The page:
Without current, accurate vendor data, a long list of corporate initiatives can be rendered unmanageable or even impossible to execute.
From procure-to-pay, supplier diversity and tax compliance to strategic sourcing and social responsibility, vendor data touches multiple processes and can have a dramatic impact on priorities throughout an organization.
Over the past few year, my team and I have written numerous articles and White Papers that outline many different scenarios where not gathering clean, accurate vendor data hinders the ability of large organizations to maximize their potential. In many cases, we were able to help those organizations create deeper controls and address their individual needs.
Here are several examples of issues an organization may have if they fail to collect update vendor master data:
When introducing new terms and conditions, a company had to send a letter to all vendors updating them of the changes; unfortunately, before we were called in, a staggering 80% of the letters were returned due to bad address information. In this case, most of the issues stemmed from a couple of acquisitions that were made. Unfortunately, they did not focus their attention to preserving or updating accurate vendor data in their Vendor Master file, and the process took much longer than it needed to.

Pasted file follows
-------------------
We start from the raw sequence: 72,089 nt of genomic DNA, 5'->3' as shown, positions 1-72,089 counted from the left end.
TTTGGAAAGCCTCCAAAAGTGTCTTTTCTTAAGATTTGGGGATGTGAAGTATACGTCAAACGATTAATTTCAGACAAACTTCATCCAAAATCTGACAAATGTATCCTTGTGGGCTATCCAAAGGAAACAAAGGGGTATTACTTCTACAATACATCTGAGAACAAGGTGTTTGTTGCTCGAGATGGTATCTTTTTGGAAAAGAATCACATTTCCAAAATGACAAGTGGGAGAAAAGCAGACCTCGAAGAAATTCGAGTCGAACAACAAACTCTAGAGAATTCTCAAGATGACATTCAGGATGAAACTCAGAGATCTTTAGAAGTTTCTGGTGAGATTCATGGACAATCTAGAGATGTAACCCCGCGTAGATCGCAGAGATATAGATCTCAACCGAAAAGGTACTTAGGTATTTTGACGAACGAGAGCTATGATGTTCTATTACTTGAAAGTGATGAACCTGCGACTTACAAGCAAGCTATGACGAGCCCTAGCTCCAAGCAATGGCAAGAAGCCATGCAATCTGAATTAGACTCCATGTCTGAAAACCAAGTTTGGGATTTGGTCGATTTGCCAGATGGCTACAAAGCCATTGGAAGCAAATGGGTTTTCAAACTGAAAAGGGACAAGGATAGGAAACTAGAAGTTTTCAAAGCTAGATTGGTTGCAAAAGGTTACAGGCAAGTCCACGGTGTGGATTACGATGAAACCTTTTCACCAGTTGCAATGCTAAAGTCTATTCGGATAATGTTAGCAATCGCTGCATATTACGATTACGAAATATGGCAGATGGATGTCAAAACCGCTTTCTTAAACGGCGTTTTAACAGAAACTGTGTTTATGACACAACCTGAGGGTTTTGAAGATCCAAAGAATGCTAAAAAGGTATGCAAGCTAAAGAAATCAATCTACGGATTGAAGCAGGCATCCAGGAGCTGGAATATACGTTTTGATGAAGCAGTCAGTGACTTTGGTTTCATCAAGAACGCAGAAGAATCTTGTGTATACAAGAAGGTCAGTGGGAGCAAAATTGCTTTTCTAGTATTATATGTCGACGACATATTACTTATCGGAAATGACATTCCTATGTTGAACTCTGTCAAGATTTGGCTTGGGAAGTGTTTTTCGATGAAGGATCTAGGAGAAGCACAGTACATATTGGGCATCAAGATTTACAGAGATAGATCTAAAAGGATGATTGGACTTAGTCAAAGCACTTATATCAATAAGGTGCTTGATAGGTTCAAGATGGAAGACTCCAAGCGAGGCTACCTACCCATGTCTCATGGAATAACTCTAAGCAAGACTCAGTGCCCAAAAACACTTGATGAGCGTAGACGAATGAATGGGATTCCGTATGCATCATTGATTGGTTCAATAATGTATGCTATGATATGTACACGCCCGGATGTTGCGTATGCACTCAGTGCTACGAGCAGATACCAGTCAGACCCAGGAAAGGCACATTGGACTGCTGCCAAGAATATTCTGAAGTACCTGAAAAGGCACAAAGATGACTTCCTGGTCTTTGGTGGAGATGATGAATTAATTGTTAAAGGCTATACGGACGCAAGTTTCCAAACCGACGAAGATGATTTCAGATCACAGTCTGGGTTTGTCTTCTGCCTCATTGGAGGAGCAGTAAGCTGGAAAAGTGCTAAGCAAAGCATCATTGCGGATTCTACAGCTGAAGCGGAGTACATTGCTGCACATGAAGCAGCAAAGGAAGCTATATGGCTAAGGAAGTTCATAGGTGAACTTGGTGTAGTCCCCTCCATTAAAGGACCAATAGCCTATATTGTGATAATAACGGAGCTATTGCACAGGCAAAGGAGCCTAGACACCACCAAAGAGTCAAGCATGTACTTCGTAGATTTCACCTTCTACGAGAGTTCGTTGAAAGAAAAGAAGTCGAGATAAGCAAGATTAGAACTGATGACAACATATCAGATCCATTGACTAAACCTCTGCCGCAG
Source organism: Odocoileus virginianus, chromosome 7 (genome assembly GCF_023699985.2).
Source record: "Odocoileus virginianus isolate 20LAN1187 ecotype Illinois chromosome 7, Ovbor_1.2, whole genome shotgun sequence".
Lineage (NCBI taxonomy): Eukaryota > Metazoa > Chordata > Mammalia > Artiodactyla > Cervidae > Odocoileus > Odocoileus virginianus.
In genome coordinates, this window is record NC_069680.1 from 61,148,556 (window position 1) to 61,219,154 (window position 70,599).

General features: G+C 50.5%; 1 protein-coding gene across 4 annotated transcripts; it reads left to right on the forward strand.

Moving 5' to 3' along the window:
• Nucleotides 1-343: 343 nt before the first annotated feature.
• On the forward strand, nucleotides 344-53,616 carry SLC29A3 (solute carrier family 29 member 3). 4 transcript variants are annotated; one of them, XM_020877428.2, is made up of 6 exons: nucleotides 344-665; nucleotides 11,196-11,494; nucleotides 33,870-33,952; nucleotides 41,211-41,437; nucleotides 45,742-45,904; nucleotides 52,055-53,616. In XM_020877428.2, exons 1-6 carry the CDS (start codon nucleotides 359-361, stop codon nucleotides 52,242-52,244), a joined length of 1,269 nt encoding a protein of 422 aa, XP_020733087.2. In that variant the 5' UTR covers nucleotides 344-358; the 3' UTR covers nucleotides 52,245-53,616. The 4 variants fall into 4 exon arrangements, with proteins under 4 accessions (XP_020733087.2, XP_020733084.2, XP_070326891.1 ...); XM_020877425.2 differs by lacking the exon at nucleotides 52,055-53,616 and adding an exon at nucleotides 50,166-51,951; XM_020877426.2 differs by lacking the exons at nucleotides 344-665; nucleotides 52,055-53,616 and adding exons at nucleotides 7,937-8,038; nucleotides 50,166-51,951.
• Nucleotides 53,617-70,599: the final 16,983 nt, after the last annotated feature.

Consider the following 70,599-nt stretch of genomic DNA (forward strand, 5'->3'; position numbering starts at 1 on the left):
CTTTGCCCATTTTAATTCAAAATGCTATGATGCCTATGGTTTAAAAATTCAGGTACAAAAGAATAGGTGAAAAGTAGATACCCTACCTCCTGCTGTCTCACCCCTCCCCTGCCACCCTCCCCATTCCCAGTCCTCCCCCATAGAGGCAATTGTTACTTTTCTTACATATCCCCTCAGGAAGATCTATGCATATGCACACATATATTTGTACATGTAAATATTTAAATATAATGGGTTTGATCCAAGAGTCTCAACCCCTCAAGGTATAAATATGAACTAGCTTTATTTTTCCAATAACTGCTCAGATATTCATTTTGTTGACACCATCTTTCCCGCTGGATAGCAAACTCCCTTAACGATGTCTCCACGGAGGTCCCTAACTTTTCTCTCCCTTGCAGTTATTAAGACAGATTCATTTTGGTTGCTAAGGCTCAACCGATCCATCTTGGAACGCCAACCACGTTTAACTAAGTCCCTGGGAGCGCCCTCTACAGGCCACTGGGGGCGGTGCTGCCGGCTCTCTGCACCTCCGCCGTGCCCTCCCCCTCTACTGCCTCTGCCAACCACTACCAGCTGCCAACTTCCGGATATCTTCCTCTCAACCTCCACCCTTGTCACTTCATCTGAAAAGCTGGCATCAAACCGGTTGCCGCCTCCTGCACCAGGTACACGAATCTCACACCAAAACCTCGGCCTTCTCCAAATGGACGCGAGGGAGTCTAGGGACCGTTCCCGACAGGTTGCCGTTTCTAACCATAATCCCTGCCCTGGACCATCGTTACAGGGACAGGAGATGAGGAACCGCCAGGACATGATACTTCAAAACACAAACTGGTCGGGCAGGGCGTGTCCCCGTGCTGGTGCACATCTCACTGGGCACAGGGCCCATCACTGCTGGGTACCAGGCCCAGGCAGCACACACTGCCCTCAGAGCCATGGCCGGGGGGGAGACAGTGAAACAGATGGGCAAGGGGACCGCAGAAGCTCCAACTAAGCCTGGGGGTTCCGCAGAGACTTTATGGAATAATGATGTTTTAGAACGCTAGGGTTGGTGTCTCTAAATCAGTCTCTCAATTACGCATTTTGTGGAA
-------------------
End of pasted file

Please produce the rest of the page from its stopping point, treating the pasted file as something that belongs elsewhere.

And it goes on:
At another organization, increased banking charges were addressed by bringing remittance advice routing in-house. The most expensive and time-consuming part of the project was acquiring correct email and fax numbers, which took inordinate amounts of time and money.
After purchasing a comprehensive e-invoicing solution, one company took more than two years to clean up their vendor information so they could take full advantage of the new technology, resulting in much-delayed ROI for the project.
A group of advertisers placing orders with various media companies started requiring diversity information reports. To prevent a significant drop in revenue from these advertisers, one media company had to engage immediately their 30,000 vendors and rapidly find a means of collecting essential supplier diversity information to avoid losing business.
As a check-fraud-prevention measure, one organization required all suppliers to receive ACH/EFT payments. This requirement cost untold dollars, and the company took more than a year trying to contact their suppliers about the policy change due to incorrect, missing and out-of-data supplier contact information.
Because bad data can trickle down your supply chain, it is important to solve issues upstream before the impact becomes contagious. A lack of good vendor data can have a dramatic impact on your organization – from exposure to vendors with credit issues to reliance on proprietary suppliers for critical components to the more pedestrian (yet costly) issues that can arise from using vendors, not in compliance with your terms and policies.
Good data housekeeping is not only a best practice, but it can also have a long-term positive effect on your company’s overall performance across every department.